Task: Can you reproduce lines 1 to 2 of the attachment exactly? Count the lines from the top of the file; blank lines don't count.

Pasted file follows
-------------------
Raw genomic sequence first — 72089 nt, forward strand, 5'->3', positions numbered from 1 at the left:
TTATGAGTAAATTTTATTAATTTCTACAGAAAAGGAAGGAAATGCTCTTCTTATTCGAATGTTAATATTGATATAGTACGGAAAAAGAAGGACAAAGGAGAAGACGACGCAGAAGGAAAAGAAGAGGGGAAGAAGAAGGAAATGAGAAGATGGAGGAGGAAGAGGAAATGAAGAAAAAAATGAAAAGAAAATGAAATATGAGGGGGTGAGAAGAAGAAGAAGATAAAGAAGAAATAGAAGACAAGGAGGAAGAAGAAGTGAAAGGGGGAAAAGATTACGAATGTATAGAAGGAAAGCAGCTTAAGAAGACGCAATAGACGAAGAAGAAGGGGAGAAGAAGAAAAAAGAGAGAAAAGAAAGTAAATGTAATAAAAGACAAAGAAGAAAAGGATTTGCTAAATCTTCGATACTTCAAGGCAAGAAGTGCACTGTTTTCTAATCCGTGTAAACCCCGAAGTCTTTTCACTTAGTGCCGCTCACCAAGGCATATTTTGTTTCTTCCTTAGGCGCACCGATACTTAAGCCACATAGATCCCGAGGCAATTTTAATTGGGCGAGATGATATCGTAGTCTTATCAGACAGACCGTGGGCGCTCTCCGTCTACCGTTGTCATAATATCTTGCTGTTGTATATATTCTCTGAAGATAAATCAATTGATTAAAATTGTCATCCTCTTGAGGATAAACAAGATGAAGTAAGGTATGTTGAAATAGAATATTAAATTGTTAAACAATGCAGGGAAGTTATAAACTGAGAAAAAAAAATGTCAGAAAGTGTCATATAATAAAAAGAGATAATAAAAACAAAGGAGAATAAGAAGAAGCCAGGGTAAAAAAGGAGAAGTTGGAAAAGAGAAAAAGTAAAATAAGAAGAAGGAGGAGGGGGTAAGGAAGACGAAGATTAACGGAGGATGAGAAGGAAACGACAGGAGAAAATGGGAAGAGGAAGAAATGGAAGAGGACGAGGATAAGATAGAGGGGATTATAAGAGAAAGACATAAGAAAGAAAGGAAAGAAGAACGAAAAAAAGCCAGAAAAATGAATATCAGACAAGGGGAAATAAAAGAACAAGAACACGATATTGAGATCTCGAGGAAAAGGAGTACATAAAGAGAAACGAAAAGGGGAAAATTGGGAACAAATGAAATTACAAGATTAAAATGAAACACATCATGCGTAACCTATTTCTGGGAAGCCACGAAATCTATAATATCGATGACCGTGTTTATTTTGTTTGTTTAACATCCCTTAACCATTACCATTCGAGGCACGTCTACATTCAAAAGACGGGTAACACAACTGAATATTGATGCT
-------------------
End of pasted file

Raw genomic sequence first — 72089 nt, forward strand, 5'->3', positions numbered from 1 at the left:
TTATGAGTAAATTTTATTAATTTCTACAGAAAAGGAAGGAAATGCTCTTCTTATTCGAATGTTAATATTGATATAGTACGGAAAAAGAAGGACAAAGGAGAAGACGACGCAGAAGGAAAAGAAGAGGGGAAGAAGAAGGAAATGAGAAGATGGAGGAGGAAGAGGAAATGAAGAAAAAAATGAAAAGAAAATGAAATATGAGGGGGTGAGAAGAAGAAGAAGATAAAGAAGAAATAGAAGACAAGGAGGAAGAAGAAGTGAAAGGGGGAAAAGATTACGAATGTATAGAAGGAAAGCAGCTTAAGAAGACGCAATAGACGAAGAAGAAGGGGAGAAGAAGAAAAAAGAGAGAAAAGAAAGTAAATGTAATAAAAGACAAAGAAGAAAAGGATTTGCTAAATCTTCGATACTTCAAGGCAAGAAGTGCACTGTTTTCTAATCCGTGTAAACCCCGAAGTCTTTTCACTTAGTGCCGCTCACCAAGGCATATTTTGTTTCTTCCTTAGGCGCACCGATACTTAAGCCACATAGATCCCGAGGCAATTTTAATTGGGCGAGATGATATCGTAGTCTTATCAGACAGACCGTGGGCGCTCTCCGTCTACCGTTGTCATAATATCTTGCTGTTGTATATATTCTCTGAAGATAAATCAATTGATTAAAATTGTCATCCTCTTGAGGATAAACAAGATGAAGTAAGGTATGTTGAAATAGAATATTAAATTGTTAAACAATGCAGGGAAGTTATAAACTGAGAAAAAAAAATGTCAGAAAGTGTCATATAATAAAAAGAGATAATAAAAACAAAGGAGAATAAGAAGAAGCCAGGGTAAAAAAGGAGAAGTTGGAAAAGAGAAAAAGTAAAATAAGAAGAAGGAGGAGGGGGTAAGGAAGACGAAGATTAACGGAGGATGAGAAGGAAACGACAGGAGAAAATGGGAAGAGGAAGAAATGGAAGAGGACGAGGATAAGATAGAGGGGATTATAAGAGAAAGACATAAGAAAGAAAGGAAAGAAGAACGAAAAAAAGCCAGAAAAATGAATATCAGACAAGGGGAAATAAAAGAACAAGAACACGATATTGAGATCTCGAGGAAAAGGAGTACATAAAGAGAAACGAAAAGGGGAAAATTGGGAACAAATGAAATTACAAGATTAAAATGAAACACATCATGCGTAACCTATTTCTGGGAAGCCACGAAATCTATAATATCGATGACCGTGTTTATTTTGTTTGTTTAACATCCCTTAACCATTACCATTCGAGGCACGTCTACATTCAAAAGACGGGTAACACAACTGAATATTGATGCT